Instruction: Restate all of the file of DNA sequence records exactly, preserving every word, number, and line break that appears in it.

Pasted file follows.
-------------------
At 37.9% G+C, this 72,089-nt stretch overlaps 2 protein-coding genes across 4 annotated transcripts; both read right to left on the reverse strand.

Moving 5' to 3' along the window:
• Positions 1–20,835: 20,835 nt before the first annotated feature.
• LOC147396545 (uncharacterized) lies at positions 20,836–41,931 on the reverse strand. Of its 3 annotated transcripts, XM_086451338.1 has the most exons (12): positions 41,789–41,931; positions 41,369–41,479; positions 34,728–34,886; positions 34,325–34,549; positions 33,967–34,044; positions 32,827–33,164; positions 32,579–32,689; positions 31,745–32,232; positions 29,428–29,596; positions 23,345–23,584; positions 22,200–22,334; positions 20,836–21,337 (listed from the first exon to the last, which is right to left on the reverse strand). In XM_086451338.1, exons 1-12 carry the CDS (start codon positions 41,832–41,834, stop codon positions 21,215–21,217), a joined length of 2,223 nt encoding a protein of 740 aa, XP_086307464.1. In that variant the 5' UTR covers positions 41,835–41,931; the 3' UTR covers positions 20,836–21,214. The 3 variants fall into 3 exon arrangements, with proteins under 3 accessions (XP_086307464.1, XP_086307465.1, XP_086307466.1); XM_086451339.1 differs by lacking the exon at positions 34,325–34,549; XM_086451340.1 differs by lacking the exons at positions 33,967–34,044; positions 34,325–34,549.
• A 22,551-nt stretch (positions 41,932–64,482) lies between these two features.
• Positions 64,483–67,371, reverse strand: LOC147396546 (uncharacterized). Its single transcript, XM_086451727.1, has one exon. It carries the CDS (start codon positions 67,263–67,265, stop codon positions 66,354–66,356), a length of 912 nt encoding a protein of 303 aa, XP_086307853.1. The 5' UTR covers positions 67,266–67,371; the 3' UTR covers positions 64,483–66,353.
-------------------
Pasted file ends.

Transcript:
At 37.9% G+C, this 72,089-nt stretch overlaps 2 protein-coding genes across 4 annotated transcripts; both read right to left on the reverse strand.

Moving 5' to 3' along the window:
• Positions 1–20,835: 20,835 nt before the first annotated feature.
• LOC147396545 (uncharacterized) lies at positions 20,836–41,931 on the reverse strand. Of its 3 annotated transcripts, XM_086451338.1 has the most exons (12): positions 41,789–41,931; positions 41,369–41,479; positions 34,728–34,886; positions 34,325–34,549; positions 33,967–34,044; positions 32,827–33,164; positions 32,579–32,689; positions 31,745–32,232; positions 29,428–29,596; positions 23,345–23,584; positions 22,200–22,334; positions 20,836–21,337 (listed from the first exon to the last, which is right to left on the reverse strand). In XM_086451338.1, exons 1-12 carry the CDS (start codon positions 41,832–41,834, stop codon positions 21,215–21,217), a joined length of 2,223 nt encoding a protein of 740 aa, XP_086307464.1. In that variant the 5' UTR covers positions 41,835–41,931; the 3' UTR covers positions 20,836–21,214. The 3 variants fall into 3 exon arrangements, with proteins under 3 accessions (XP_086307464.1, XP_086307465.1, XP_086307466.1); XM_086451339.1 differs by lacking the exon at positions 34,325–34,549; XM_086451340.1 differs by lacking the exons at positions 33,967–34,044; positions 34,325–34,549.
• A 22,551-nt stretch (positions 41,932–64,482) lies between these two features.
• Positions 64,483–67,371, reverse strand: LOC147396546 (uncharacterized). Its single transcript, XM_086451727.1, has one exon. It carries the CDS (start codon positions 67,263–67,265, stop codon positions 66,354–66,356), a length of 912 nt encoding a protein of 303 aa, XP_086307853.1. The 5' UTR covers positions 67,266–67,371; the 3' UTR covers positions 64,483–66,353.